McGill University hosted its fifth annual Consent McGill Campaign Sept. 24-Oct. 5, addressing the topics of consent, healthy relationships, and sexual violence in a series of on-campus events. The campaign is the annual initiative of the Office for Sexual Violence Response, Support, and Education (O-SVRSE), an administrative body tasked with educating the McGill community about sexual harassment and supporting survivors.
This year, the campaign featured trauma-sensitive yoga sessions, a movie screening of Pariah (2011) followed by a discussion in honour of McGill’s first Queer History Month, and a performance of the play Don’t Read the Comments, which explores the ambiguity surrounding consent and sexuality. O-SVRSE hosted multiple workshops in which participants learned about consent culture, acquired tools for responding to sexual violence disclosures, and received instruction on how to become active bystanders.
Bianca Tétrault and Émilie Marcotte, campaign coordinators and sexual violence advisors at O-SVRSE, are striving to develop new methods to support the recovery of sexual assault survivors at McGill.
“Along with other centres of resources, we are looking at creating more material, [such as] tool kits for faculty members and staff to address and respond to disclosures of sexual violence and problematic behaviours in the classrooms, from either students or professors,” Tétrault said.
The closing event of the campaign, the Panel on Sexual Harassment and the Law in a University Context, featured an all-female panel discussion of the reporting mechanisms available to members of the McGill community seeking healing and justice. Tétrault and Marcotte brought together McGill General Counsel Line Thibault, Julie Dumontier from the Commission on Human Rights and Youth Rights (CDPDJ), Lili Luisa Lepore from the Commission for Standards, Equity, Health and Safety at Work (CNESST), and Sophie Lamarre from the Office of the Director of Criminal and Penal Prosecutions.
McGill’s Policy against Sexual Violence provides a framework for people to address sexual misconduct by disclosing, seeking support, or reporting incidents for the purpose of an investigation. However, following criticisms from students and professors over a lack of accessibility, the university is currently in the process of improving its response by launching a committee on student-teacher relationships and has hired a special investigator to oversee sexual violence complaints. During the discussion, Thibault underlined the ways in which McGill’s legal policies already support individuals seeking legal action with regard to sexual violence.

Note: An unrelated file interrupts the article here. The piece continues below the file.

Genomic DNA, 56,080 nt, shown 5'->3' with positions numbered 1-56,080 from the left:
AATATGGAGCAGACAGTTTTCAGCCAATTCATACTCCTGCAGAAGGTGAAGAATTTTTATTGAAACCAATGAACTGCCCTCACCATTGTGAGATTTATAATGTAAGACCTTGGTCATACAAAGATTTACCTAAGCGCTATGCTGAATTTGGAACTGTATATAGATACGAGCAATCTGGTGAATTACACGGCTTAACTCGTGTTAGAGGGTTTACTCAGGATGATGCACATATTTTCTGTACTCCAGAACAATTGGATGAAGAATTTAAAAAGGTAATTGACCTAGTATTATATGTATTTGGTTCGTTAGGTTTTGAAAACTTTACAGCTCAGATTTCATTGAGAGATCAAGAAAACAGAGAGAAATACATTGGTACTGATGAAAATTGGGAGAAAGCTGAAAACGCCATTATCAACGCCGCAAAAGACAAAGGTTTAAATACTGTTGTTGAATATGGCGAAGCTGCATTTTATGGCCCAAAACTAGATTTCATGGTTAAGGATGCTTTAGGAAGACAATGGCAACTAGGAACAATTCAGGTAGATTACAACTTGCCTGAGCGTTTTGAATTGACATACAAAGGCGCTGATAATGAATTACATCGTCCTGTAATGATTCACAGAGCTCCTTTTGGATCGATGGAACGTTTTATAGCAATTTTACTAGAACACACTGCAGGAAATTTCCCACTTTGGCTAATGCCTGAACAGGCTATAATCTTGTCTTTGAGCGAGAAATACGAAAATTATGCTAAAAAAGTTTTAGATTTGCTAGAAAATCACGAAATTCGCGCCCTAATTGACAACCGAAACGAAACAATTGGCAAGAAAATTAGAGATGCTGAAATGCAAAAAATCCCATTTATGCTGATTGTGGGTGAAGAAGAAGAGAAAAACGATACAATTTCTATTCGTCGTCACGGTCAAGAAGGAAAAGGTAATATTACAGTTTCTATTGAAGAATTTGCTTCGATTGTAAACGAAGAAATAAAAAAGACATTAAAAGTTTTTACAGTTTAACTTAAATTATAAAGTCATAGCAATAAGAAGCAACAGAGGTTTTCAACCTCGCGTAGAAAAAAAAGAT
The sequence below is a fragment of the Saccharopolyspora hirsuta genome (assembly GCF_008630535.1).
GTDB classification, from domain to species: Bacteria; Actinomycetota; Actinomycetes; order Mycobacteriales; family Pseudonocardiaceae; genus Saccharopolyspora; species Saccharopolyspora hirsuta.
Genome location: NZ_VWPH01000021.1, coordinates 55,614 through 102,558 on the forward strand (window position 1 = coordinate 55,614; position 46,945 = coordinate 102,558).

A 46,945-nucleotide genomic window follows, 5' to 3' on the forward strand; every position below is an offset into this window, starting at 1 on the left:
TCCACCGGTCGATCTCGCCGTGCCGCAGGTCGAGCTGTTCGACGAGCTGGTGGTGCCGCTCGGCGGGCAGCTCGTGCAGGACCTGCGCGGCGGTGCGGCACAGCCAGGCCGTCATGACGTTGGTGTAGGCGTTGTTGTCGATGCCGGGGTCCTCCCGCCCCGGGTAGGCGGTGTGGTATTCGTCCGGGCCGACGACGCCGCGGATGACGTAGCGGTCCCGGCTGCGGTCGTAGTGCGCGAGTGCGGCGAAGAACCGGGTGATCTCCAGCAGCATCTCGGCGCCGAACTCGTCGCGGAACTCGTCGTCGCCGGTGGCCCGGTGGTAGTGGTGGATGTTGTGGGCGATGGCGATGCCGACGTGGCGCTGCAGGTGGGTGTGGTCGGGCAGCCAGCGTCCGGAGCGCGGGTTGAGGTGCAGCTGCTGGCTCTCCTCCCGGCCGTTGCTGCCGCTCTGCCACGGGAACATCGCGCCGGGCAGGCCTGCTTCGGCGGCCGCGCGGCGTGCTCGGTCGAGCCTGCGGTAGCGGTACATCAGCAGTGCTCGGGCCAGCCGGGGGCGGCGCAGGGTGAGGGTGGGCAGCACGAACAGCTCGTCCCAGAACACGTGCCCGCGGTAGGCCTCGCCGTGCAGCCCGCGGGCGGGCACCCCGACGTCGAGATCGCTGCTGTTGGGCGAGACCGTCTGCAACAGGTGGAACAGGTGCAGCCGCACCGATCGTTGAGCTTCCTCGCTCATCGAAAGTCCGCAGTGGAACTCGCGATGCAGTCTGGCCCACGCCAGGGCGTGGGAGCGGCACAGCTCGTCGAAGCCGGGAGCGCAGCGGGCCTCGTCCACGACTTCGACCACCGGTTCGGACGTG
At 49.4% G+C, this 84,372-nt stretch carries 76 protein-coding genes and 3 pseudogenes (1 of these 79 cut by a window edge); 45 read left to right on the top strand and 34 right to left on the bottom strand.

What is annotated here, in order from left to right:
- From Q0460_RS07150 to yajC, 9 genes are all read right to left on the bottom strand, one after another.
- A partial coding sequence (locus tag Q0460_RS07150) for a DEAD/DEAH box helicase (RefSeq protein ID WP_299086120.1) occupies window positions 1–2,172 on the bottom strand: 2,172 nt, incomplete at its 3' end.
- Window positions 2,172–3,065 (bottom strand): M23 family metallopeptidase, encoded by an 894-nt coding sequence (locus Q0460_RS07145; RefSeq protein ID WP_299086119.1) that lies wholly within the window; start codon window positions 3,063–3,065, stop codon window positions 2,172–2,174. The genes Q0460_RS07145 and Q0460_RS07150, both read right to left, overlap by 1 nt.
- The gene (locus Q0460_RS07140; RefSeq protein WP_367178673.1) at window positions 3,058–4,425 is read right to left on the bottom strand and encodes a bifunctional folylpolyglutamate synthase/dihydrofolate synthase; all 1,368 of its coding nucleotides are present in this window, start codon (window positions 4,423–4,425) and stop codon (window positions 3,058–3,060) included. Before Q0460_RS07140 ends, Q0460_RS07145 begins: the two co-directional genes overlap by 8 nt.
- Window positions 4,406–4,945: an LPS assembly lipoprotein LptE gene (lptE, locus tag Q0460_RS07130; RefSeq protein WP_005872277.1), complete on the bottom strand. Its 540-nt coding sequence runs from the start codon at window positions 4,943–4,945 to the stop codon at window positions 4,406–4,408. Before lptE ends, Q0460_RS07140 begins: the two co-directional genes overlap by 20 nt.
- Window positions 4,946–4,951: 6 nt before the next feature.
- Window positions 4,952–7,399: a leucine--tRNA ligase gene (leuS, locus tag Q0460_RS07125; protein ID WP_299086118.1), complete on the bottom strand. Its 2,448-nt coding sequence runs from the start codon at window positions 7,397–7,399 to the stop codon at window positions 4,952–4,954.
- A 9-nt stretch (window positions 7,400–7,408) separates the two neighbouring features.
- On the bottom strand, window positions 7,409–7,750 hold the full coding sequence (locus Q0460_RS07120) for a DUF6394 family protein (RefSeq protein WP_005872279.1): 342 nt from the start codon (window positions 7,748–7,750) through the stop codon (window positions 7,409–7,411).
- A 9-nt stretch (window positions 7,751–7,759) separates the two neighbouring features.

According to Thibault, the University’s policy is designed to favour victims of sexual assault by requiring a lower standard of evidence for initiating institutional action than is necessary for sexual assault cases processed by the Canadian legal system.
“McGill’s Commission use[s] a method called the ‘valence of probability,’ which means the University applies its policy at a much lower threshold [of proof],” Thibault said. “If the event [more] likely than not occurred, [McGill University] will act.”
The Quebec Charter Of Human Rights and Freedoms categorizes sexual harassment as a form of discrimination, which is defined as “any conduct that manifests itself through unwanted words or actions that are offensive or degrading for the victim.” According to Dumontier, since the charter protects fundamental rights, it applies to all aspects of life, meaning that the CDPDJ, a body of the Quebec government mandated to advise the public on conducting investigations with respect to human and youth rights complaints, has jurisdiction in most instances of sexual harassment.
“The Charter prohibits all forms of harassment in all interactions,” Dumontier said. “Therefore, the Commission can protect anyone within the university’s walls. However, it’s still McGill’s responsibility to make sure you are safe and free of harassment.”